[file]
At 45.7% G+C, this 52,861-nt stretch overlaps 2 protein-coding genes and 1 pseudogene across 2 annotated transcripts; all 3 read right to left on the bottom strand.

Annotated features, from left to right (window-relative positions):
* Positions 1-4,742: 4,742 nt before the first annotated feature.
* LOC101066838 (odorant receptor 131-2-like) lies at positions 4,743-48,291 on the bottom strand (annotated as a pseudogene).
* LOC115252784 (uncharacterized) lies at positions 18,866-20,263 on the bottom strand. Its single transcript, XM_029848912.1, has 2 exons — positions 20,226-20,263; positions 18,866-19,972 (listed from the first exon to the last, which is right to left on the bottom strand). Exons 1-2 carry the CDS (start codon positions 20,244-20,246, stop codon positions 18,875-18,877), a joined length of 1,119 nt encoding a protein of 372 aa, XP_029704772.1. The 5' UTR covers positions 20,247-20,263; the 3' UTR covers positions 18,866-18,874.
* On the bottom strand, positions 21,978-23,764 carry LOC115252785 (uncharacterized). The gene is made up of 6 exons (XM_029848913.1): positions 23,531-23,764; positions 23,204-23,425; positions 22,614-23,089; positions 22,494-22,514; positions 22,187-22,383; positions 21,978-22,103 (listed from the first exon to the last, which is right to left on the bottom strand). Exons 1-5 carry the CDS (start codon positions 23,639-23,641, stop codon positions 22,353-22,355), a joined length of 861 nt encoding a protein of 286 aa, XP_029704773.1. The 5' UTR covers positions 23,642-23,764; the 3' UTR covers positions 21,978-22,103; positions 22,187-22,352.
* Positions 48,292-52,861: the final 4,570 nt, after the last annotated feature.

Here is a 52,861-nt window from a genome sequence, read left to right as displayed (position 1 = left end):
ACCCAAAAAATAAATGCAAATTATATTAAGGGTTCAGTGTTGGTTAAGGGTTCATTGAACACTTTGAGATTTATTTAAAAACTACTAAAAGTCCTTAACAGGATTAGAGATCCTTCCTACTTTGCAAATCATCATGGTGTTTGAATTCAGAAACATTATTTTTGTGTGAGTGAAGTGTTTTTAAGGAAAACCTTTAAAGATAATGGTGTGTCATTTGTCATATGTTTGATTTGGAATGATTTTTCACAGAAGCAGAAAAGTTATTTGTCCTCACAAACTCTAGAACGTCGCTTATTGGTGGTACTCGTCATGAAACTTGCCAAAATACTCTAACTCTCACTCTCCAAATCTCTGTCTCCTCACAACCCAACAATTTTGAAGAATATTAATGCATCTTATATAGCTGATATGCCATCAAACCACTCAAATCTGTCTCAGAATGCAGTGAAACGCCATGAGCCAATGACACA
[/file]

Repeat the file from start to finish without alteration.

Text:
At 45.7% G+C, this 52,861-nt stretch overlaps 2 protein-coding genes and 1 pseudogene across 2 annotated transcripts; all 3 read right to left on the bottom strand.

Annotated features, from left to right (window-relative positions):
* Positions 1-4,742: 4,742 nt before the first annotated feature.
* LOC101066838 (odorant receptor 131-2-like) lies at positions 4,743-48,291 on the bottom strand (annotated as a pseudogene).
* LOC115252784 (uncharacterized) lies at positions 18,866-20,263 on the bottom strand. Its single transcript, XM_029848912.1, has 2 exons — positions 20,226-20,263; positions 18,866-19,972 (listed from the first exon to the last, which is right to left on the bottom strand). Exons 1-2 carry the CDS (start codon positions 20,244-20,246, stop codon positions 18,875-18,877), a joined length of 1,119 nt encoding a protein of 372 aa, XP_029704772.1. The 5' UTR covers positions 20,247-20,263; the 3' UTR covers positions 18,866-18,874.
* On the bottom strand, positions 21,978-23,764 carry LOC115252785 (uncharacterized). The gene is made up of 6 exons (XM_029848913.1): positions 23,531-23,764; positions 23,204-23,425; positions 22,614-23,089; positions 22,494-22,514; positions 22,187-22,383; positions 21,978-22,103 (listed from the first exon to the last, which is right to left on the bottom strand). Exons 1-5 carry the CDS (start codon positions 23,639-23,641, stop codon positions 22,353-22,355), a joined length of 861 nt encoding a protein of 286 aa, XP_029704773.1. The 5' UTR covers positions 23,642-23,764; the 3' UTR covers positions 21,978-22,103; positions 22,187-22,352.
* Positions 48,292-52,861: the final 4,570 nt, after the last annotated feature.

Here is a 52,861-nt window from a genome sequence, read left to right as displayed (position 1 = left end):
ACCCAAAAAATAAATGCAAATTATATTAAGGGTTCAGTGTTGGTTAAGGGTTCATTGAACACTTTGAGATTTATTTAAAAACTACTAAAAGTCCTTAACAGGATTAGAGATCCTTCCTACTTTGCAAATCATCATGGTGTTTGAATTCAGAAACATTATTTTTGTGTGAGTGAAGTGTTTTTAAGGAAAACCTTTAAAGATAATGGTGTGTCATTTGTCATATGTTTGATTTGGAATGATTTTTCACAGAAGCAGAAAAGTTATTTGTCCTCACAAACTCTAGAACGTCGCTTATTGGTGGTACTCGTCATGAAACTTGCCAAAATACTCTAACTCTCACTCTCCAAATCTCTGTCTCCTCACAACCCAACAATTTTGAAGAATATTAATGCATCTTATATAGCTGATATGCCATCAAACCACTCAAATCTGTCTCAGAATGCAGTGAAACGCCATGAGCCAATGACACA